Crane, a family of large wading birds. Cranes in flight resemble herons, except that cranes fly with their necks outstretched, while herons curve their necks into an S shape. The sandhill crane nests in an area ranging from northeastern Canada to Nebraska and the Gulf states; it winters in central Mexico and Cuba. It is nearly four feet (1.2 m) tall. Its feathers are a pale brownish gray. The head above the eyes is reddish, and is bare except for a few black, hairlike feathers. The sandhill crane is endangered because the draining of marshes in the United States has reduced its nesting grounds.Cranes are large wading birds.
The whooping crane, a white bird that stands about five feet (1.5 m) high, is endangered. Around 1870, its nesting grounds on the North American prairies were steadily turned into farmland and the bird was often hunted for food and sport. The whooping crane gets its name from its loud, trumpeting call. Whooping cranes nest in northwestern North America and winter on the Gulf coast of Texas.The whooping crane gets its name from its loud, trumpeting call.
Many kinds of cranes are found in the Eastern Hemisphere. Among these are the common crane; the demoiselle crane, with eyes having bright red irises; the Stanley crane, with long, trailing feathers; the West African and South African crowned cranes; and the wattled crane.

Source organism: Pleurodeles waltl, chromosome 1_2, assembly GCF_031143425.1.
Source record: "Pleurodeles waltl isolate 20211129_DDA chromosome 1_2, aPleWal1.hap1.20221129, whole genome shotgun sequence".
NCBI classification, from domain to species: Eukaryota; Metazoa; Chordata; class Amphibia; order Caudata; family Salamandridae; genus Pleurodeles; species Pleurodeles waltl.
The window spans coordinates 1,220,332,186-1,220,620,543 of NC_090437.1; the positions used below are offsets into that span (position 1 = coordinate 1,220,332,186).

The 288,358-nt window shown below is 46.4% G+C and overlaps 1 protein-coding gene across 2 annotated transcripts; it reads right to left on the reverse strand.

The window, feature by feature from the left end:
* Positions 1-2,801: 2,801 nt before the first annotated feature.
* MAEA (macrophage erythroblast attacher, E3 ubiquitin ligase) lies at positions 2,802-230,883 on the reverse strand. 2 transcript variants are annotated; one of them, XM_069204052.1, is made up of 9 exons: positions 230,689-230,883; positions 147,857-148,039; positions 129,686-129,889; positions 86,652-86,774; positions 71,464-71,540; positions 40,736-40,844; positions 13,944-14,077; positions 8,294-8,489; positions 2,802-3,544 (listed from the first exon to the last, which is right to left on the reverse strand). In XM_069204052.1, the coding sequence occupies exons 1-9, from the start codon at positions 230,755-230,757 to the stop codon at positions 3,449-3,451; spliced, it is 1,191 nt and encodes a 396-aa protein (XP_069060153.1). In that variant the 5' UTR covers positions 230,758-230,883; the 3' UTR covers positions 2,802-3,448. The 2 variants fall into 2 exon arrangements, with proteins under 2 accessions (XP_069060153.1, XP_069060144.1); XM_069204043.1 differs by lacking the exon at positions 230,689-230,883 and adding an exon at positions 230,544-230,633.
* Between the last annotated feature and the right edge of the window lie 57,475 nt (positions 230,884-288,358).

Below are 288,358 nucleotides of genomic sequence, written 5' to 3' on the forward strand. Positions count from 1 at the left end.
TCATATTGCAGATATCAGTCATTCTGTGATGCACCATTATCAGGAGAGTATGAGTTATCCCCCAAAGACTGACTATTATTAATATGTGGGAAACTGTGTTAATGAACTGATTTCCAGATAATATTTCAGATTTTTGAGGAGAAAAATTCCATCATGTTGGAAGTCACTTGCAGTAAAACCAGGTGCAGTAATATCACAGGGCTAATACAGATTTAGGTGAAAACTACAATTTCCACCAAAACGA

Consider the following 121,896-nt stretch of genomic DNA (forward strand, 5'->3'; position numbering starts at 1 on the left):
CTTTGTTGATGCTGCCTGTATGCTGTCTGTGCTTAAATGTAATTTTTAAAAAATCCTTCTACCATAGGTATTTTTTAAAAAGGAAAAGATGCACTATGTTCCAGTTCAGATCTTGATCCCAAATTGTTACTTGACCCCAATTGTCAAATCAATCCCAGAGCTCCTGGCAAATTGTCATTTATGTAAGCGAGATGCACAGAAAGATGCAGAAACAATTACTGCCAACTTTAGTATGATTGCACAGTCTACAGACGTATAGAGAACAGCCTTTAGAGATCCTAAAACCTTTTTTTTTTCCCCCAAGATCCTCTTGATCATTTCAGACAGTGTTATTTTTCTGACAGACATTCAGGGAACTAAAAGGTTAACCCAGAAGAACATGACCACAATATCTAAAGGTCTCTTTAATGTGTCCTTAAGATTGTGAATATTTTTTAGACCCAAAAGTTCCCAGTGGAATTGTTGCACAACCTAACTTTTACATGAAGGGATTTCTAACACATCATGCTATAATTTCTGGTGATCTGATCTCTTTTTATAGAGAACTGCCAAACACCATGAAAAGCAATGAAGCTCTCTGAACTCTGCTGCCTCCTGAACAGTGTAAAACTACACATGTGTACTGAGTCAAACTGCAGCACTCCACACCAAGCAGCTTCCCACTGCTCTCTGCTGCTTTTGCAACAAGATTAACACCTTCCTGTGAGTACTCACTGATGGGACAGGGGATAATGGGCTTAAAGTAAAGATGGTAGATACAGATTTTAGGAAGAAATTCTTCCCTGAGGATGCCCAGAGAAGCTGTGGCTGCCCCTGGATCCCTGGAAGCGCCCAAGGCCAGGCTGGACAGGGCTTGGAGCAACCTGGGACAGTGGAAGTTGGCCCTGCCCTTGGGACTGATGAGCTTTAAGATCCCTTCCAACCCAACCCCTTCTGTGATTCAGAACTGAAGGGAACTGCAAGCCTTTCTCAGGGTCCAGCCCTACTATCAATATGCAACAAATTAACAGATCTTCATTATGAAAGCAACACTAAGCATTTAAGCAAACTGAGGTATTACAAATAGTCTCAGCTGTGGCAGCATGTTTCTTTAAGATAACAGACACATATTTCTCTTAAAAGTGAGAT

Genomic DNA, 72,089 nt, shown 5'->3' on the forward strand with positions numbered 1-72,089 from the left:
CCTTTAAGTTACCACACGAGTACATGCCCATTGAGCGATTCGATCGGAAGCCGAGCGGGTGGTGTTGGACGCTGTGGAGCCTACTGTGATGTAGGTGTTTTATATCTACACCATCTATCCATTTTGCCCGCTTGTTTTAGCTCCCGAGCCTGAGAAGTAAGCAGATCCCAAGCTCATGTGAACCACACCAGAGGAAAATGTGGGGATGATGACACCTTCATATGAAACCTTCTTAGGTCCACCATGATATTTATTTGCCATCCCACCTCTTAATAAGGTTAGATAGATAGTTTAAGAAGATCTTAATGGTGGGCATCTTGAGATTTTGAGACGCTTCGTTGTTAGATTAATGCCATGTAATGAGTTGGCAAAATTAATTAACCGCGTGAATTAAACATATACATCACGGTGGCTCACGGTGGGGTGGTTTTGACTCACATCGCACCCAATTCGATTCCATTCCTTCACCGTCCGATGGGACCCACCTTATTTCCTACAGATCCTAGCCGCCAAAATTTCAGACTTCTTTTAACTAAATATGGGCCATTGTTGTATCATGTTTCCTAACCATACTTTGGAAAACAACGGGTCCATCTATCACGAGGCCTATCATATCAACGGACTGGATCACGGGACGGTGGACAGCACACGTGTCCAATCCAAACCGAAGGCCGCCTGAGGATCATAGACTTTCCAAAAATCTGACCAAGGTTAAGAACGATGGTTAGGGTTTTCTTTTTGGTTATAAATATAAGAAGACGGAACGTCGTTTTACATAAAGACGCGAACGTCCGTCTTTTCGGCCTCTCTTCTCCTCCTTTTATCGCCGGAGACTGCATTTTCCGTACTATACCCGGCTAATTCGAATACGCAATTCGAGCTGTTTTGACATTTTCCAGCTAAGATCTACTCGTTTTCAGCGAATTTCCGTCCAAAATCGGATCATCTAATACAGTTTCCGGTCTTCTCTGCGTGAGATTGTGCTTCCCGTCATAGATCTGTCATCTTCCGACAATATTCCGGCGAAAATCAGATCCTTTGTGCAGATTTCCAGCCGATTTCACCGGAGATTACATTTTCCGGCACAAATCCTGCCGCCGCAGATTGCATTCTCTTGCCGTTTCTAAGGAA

Cranes eat frogs, mice, snakes, insects, grain, and various kinds of marsh plants. Their nests are made of reeds and sedges. The female lays two eggs that are olive or brown with darker spots. Male and female sandhill cranes perform an elaborate courtship dance during the mating season. Cranes are protected by conservation laws.
Cranes make up the family Gruidae. The sandhill crane is Grus canadensis; the whooping crane, G. americana. The common crane is G. grus; the demoiselle crane, Anthropoides virgo; the Stanley crane, A. paradisea; the West African crowned crane, Balearica pavonina; the South African crowned crane, B. regulorum; the wattled crane, Bugeranus carunculatus.